Ancestry.com Sued in Class Action for Using Data from Year Books

Ancestry.com (Ancestry) was sued on November 30, 2020, in a putative class action case filed in the Northern District of California for “knowingly misappropriating the photographs, likenesses, names, and identities of Plaintiff and the class; knowingly using those photographs, likenesses, names, and identities for the commercial purpose of selling access to them in Ancestry products and services; and knowingly using those photographs, likenesses, names and identities to advertise, sell and solicit purchases of Ancestry services and products; without obtaining prior consent from Plaintiffs and the class.”

The basis of the allegations stem from Ancestry’s business model of acquiring “huge databases of personal information…then selling access to that information for subscription fees.” According to the Complaint, “Ancestry’s databases comprise billions of records belonging to hundreds of millions of Americans.” In particular, the lawsuit alleges that Ancestry’s database “entitled ‘U.S., School Yearbooks, 1900-1999 (“Ancestry Yearbook Database”), which includes the names, photographs, cities of residence, and schools attended of many millions of Americans…includes over 60 million individuals records from California schools and universities.”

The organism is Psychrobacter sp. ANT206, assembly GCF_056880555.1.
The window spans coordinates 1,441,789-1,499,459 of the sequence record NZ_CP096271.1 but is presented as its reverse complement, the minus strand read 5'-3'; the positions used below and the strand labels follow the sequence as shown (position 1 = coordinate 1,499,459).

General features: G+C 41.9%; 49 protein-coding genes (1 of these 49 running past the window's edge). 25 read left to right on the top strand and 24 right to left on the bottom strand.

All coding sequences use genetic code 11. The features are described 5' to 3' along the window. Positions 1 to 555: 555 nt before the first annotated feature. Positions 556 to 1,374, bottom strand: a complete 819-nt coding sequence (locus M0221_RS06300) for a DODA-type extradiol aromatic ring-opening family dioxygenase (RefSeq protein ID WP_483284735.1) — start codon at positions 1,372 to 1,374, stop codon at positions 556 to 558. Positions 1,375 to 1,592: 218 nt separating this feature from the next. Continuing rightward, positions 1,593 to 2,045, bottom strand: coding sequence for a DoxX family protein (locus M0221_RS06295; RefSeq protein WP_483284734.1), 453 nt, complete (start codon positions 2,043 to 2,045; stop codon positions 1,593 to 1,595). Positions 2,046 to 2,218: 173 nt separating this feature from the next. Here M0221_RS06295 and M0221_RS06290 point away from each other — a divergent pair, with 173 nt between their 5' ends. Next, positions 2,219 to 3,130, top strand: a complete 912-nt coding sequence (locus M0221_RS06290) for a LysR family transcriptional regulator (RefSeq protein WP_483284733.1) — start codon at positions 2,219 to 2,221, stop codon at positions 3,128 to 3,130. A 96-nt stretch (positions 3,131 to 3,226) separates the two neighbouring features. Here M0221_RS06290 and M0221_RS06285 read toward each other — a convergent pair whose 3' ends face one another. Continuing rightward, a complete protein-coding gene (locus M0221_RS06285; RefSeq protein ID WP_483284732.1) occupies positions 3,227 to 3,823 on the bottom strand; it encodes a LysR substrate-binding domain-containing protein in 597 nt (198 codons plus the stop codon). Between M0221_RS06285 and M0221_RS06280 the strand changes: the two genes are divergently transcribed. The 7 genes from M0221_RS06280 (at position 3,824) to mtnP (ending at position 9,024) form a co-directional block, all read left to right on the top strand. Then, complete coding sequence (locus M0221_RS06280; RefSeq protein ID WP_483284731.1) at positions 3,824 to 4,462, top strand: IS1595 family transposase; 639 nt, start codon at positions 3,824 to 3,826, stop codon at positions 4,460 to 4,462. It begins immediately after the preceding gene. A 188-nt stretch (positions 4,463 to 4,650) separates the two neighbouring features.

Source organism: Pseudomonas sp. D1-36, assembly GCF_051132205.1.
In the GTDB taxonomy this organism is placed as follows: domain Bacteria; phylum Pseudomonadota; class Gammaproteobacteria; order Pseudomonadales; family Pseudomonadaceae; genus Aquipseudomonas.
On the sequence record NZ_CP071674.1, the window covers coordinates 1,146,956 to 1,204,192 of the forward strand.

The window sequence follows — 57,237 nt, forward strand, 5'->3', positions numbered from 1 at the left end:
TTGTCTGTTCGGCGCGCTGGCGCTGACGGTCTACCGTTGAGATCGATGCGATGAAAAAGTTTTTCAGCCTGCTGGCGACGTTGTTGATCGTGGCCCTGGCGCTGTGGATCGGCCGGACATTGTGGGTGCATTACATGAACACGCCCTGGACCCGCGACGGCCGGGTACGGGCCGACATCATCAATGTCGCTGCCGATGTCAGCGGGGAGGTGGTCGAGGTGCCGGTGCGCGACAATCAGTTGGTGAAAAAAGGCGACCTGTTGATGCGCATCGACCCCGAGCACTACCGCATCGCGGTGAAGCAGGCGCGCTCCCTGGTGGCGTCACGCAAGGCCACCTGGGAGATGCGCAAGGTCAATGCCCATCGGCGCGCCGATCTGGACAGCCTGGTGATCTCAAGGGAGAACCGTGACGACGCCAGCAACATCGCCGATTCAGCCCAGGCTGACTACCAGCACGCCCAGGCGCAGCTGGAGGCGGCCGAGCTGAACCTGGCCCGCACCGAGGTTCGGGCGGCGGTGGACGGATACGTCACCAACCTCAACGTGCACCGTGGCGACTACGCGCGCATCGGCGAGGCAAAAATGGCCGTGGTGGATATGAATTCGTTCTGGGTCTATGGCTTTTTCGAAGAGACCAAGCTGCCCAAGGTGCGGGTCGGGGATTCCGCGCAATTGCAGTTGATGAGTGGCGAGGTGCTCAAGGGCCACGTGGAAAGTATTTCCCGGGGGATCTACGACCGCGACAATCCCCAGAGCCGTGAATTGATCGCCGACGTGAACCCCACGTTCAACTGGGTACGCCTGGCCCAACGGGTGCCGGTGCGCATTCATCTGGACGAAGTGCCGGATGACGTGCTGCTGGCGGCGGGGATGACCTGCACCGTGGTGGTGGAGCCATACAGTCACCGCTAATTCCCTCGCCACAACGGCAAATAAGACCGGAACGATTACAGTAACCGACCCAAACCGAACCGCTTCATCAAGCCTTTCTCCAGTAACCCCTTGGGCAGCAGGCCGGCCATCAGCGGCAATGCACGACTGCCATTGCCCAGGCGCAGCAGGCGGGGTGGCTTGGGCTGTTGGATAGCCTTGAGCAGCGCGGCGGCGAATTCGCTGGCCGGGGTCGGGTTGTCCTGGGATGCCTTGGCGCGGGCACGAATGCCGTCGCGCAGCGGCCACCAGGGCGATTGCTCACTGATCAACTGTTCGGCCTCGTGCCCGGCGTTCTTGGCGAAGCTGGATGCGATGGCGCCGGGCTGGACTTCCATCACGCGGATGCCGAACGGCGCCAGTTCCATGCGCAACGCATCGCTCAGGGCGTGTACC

The Complaint alleges that Ancestry failed to obtain consent from, give notice to, or provide compensation “to tens of millions of Californians whose names, photographs, biographical information, and identities appear in its Ancestry Yearbook Database,” that this information uniquely identifies individuals, and that Ancestry sells access to the records to subscribers.

Neither of the named plaintiffs are subscribers to Ancestry.com, yet their yearbook pictures and specific information are located and searchable within the database.

The claims against Ancestry include violation of California’s Right of Publicity Statute for “misappropriation of a name, voice, signature, photograph, or likeness in advertising or soliciting without prior consent,” which provides for statutory damages of up to $750 per violation, and declaratory and injunctive relief, the California Unfair Competition Law, intrusion upon seclusion, and unjust enrichment.